Blood stem cell transplantation, widely known as bone marrow transplantation, is a powerful technique that potentially can provide a lifelong cure for a variety of diseases. But the procedure is so toxic that it is currently used to treat only the most critical cases.

Now, researchers at the Stanford University School of Medicine have come up with a way of conducting the therapy that, in mice, dramatically lowers its toxicity. If the method eventually proves safe and effective for humans, it potentially could be used to cure autoimmune diseases like lupus, juvenile diabetes and multiple sclerosis; fix congenital metabolic disorders like “bubble boy” disease; and treat many more kinds of cancer, as well as make organ transplants safer and more successful.


University of Florida- Gainesville

Dr. Todd Brusko

The research program in the Brusko Laboratory focuses on studying the human immune response in individuals that develop autoimmunity in an effort to develop better ways to predict, intervene, and ultimately treat individuals with type 1 diabetes. The laboratory is particularly interested in the fundamental events that control T cell activation and expansion, as these events are defective in individuals that develop type 1 diabetes. Of the various pathways that control immune responses, regulatory T cells (Tregs) have been shown to be central in controlling T cell activation and preventing diabetes development. Prior studies have already shown that antigen-specific Tregs can prevent, and even reverse diabetes in animal models. A major effort within the Brusko laboratory involves the generation of antigen-specific human Tregs to specifically suppress the immune response targeting islet beta-cells, while leaving the immune response to foreign agents intact. Additional studies are focused on identifying the genetic factors that lead to a breakdown in the mechanisms that maintain immune tolerance. These studies have identified several susceptibility genes that lead to defects in both the innate and adaptive immune responses in patients with T1D. The goal of these studies is to develop targeted therapies in an effort to correct specific defects in pathways that lead to disease.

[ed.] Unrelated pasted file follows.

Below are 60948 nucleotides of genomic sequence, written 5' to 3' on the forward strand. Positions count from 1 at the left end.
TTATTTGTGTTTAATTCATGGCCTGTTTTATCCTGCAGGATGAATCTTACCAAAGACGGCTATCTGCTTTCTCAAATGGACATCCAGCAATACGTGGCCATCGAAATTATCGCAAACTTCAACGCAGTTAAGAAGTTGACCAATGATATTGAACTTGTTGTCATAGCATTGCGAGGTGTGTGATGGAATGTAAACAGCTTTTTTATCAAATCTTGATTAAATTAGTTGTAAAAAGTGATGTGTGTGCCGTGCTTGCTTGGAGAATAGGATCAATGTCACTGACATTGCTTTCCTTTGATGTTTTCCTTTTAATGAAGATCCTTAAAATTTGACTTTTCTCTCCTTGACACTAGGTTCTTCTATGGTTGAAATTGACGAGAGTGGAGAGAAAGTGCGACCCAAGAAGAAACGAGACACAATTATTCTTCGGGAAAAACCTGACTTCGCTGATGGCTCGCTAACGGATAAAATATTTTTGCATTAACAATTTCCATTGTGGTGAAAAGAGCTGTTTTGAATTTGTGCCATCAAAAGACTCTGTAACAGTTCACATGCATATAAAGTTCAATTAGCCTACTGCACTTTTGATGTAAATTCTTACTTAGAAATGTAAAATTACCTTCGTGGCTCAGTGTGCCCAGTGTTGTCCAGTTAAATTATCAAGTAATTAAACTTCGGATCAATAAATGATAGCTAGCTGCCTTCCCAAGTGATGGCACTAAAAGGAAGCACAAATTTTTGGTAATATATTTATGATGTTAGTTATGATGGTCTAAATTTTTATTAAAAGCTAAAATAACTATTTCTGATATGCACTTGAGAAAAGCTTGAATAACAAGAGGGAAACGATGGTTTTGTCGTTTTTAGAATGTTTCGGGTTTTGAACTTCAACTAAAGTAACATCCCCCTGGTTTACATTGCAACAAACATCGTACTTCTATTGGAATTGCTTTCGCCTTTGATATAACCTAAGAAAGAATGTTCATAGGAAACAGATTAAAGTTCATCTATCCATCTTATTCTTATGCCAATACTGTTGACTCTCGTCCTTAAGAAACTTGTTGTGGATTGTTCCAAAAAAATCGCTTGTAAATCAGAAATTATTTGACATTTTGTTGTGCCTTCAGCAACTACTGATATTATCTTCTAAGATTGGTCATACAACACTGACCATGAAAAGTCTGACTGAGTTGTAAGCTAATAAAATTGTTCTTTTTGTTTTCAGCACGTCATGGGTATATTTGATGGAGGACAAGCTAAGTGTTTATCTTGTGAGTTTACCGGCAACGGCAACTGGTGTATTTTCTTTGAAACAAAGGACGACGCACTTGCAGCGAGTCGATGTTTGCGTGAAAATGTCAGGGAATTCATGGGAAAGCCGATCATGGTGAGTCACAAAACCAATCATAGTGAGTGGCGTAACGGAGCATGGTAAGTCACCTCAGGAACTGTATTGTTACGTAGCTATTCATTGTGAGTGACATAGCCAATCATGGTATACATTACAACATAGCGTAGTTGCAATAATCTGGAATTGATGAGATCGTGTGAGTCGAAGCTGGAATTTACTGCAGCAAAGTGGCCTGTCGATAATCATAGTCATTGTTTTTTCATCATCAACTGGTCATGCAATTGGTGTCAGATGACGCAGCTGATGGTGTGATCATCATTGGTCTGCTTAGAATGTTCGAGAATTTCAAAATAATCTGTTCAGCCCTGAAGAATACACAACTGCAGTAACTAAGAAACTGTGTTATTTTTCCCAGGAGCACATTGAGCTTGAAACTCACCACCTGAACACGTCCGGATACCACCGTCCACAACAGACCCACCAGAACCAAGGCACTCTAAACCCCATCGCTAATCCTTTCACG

Johns Hopkins Medicine 

Center for Autoimmune Disease Research 

 Recent scientific advances are giving us an unprecedented opportunity to fight autoimmune diseases. While all of the efforts to advance our understanding of autoimmune diseases are rapidly proceeding at Johns Hopkins, we have more leads than we have resources to pursue them. You can help to continue these efforts by making a tax-deductible donation to the Autoimmune Disease Research Center. The Center can elevate the fight against autoimmune diseases to a new level, acting as a catalyst to spark the expertise of faculty in many disciplines, encouraging the addition of new faculty and activities, and leading the way in the pursuit of innovative ideas.


The Lamb Foundation for Dysautonomia Research

The Lamb Foundation for Dysautonomia Research is truly a grassroots collaboration between our family and what we refer to as our “Dream Team” (Drs. Ian Butler & Mohammed Numan-Co Directors of the Dysautonomia Center for Excellence and Ms. Rebecca Martinez, RN, BS, Dysautonomia Research Nurse). We learned that significant research was being conducted at UTHSC on Dysautonomia and our family wanted to be involved, as we have two children (as well as myself-newly diagnosed!) suffering from Dysautonomia.